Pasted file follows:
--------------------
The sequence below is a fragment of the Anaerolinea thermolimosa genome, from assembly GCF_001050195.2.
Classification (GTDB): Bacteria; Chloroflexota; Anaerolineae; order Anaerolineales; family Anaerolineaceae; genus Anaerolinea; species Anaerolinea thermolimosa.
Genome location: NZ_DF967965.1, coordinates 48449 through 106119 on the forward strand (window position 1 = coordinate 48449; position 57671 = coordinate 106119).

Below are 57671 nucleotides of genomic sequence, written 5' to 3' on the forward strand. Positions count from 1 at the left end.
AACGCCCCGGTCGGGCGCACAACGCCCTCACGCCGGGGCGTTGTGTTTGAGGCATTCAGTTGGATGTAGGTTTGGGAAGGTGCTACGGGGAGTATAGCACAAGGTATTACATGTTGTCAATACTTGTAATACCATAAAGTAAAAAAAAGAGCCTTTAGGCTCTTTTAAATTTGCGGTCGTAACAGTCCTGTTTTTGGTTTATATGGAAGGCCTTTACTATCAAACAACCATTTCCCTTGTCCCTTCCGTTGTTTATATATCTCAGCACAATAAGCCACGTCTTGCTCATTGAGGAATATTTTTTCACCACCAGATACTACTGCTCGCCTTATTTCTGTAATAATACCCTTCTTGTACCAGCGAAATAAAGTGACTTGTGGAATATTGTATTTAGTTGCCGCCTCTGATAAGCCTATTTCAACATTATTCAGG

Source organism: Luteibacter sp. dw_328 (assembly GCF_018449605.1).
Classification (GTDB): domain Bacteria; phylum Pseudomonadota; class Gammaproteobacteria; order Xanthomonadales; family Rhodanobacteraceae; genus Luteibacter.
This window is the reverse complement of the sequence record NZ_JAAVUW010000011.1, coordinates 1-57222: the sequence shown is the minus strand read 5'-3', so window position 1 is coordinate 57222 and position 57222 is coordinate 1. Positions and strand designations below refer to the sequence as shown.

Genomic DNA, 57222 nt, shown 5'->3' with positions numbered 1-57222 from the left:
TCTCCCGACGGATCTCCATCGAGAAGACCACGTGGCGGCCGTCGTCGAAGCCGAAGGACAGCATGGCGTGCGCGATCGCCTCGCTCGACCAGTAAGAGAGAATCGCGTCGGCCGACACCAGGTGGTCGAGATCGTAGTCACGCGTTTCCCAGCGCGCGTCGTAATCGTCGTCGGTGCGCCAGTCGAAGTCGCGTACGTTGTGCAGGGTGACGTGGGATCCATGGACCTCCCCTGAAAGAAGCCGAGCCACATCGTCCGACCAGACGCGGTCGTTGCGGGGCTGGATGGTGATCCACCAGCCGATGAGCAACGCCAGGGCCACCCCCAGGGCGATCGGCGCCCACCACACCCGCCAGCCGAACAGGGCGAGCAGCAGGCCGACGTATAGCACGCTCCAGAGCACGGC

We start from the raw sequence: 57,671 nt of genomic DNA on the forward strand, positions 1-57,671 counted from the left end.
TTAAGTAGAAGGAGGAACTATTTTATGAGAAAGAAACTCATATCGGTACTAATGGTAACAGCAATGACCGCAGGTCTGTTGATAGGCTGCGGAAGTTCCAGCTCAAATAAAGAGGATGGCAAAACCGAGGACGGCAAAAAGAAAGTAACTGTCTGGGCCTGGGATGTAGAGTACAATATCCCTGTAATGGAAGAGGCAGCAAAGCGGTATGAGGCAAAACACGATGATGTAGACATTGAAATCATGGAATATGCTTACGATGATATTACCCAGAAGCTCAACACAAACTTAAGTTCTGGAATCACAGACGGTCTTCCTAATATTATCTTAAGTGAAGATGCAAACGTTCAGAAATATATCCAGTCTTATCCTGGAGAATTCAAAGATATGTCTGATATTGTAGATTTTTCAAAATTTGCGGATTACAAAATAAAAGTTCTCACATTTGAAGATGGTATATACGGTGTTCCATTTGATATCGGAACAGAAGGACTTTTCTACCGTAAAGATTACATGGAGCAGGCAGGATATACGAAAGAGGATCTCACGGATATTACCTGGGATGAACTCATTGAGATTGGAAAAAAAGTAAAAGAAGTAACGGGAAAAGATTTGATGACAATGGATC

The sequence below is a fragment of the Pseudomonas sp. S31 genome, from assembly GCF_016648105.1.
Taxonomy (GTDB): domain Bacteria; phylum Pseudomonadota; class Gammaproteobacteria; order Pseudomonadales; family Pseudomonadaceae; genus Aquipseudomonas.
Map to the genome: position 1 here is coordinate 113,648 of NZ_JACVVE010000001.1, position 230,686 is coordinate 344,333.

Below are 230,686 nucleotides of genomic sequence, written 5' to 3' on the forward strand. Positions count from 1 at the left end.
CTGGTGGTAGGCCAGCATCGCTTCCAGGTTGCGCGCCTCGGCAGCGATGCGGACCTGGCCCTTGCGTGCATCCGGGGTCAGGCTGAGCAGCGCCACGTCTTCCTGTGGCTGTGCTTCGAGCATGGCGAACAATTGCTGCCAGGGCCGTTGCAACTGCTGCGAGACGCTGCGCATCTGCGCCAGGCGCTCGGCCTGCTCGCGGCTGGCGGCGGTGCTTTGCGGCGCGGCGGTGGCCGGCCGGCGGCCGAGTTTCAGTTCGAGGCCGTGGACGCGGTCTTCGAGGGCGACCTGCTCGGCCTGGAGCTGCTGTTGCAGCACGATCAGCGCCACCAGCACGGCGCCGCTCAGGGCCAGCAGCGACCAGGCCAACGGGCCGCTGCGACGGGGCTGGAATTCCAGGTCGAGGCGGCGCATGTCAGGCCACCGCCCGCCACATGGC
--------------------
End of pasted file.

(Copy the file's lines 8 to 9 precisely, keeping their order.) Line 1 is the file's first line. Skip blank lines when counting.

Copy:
This window is the reverse complement of the sequence record NZ_JAAVUW010000011.1, coordinates 1-57222: the sequence shown is the minus strand read 5'-3', so window position 1 is coordinate 57222 and position 57222 is coordinate 1. Positions and strand designations below refer to the sequence as shown.

Genomic DNA, 57222 nt, shown 5'->3' with positions numbered 1-57222 from the left: